World History 1 150 - 10.1 The Eastward Shift

By the end of this section, you will be able to:

  • Explain how and why the political focus of the Roman Empire shifted eastward during Late Antiquity
  • Discuss how the adoption of Christianity as the official religion of the Roman Empire altered Mediterranean society
  • Explain the collapse of Roman authority in the West, including the role of Germanic migrations and invasions

From the third through the seventh centuries CE, the culture of the Roman Empire transformed itself profoundly and in fundamental ways. The rise of Christianity marked a seminal moment, and from the time of the emperor Constantine in the fourth century, the government advocated monotheism, the worship of one God to the exclusion of others. With a Christian government and a new capital at Constantinople in the eastern Mediterranean, the Byzantine Empire grew from the old Roman state. At the same time, the fracturing of the Roman Empire’s government led to various new regional alliances and rivalries. Germanic kingdoms flourished in the West, while the Byzantines attempted to maintain order among the burgeoning Christian population within their borders.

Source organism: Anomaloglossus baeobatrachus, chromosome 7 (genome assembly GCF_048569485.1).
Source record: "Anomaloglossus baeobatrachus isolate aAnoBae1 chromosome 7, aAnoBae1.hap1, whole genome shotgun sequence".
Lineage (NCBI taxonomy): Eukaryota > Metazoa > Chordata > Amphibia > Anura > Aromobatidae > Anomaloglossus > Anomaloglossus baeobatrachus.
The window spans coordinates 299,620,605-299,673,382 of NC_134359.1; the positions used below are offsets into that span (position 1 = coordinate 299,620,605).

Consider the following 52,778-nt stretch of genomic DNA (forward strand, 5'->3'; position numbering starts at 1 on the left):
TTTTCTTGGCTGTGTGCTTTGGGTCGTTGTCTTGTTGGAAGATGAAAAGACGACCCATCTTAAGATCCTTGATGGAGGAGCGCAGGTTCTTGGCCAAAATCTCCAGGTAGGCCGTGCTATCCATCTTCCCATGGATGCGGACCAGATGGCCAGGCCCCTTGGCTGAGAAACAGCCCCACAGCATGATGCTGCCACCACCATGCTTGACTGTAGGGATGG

The Roman Empire’s eastward shift epitomized the major cultural changes occurring during this period. Because of these shifts, Late Antiquity has been characterized as a transitional period between the ancient and medieval worlds that occurred from roughly 150 to 750 CE. On the one hand, Late Antique culture remained influenced by the classical past, with the maintenance of certain ancient institutional values. While still calling themselves “Romans,” the Byzantines simultaneously attempted to maintain Christian orthodoxy. On the other hand, the appearance of new religious identities and the breakdown of the Roman state led to conflicts among different regional and cultural groups. The empire’s borders were in constant flux, and its territory slowly diminished as numerous powers vied for regional dominance.

The content of this course has been taken from the free World History, Volume 1: to 1500 textbook by Openstax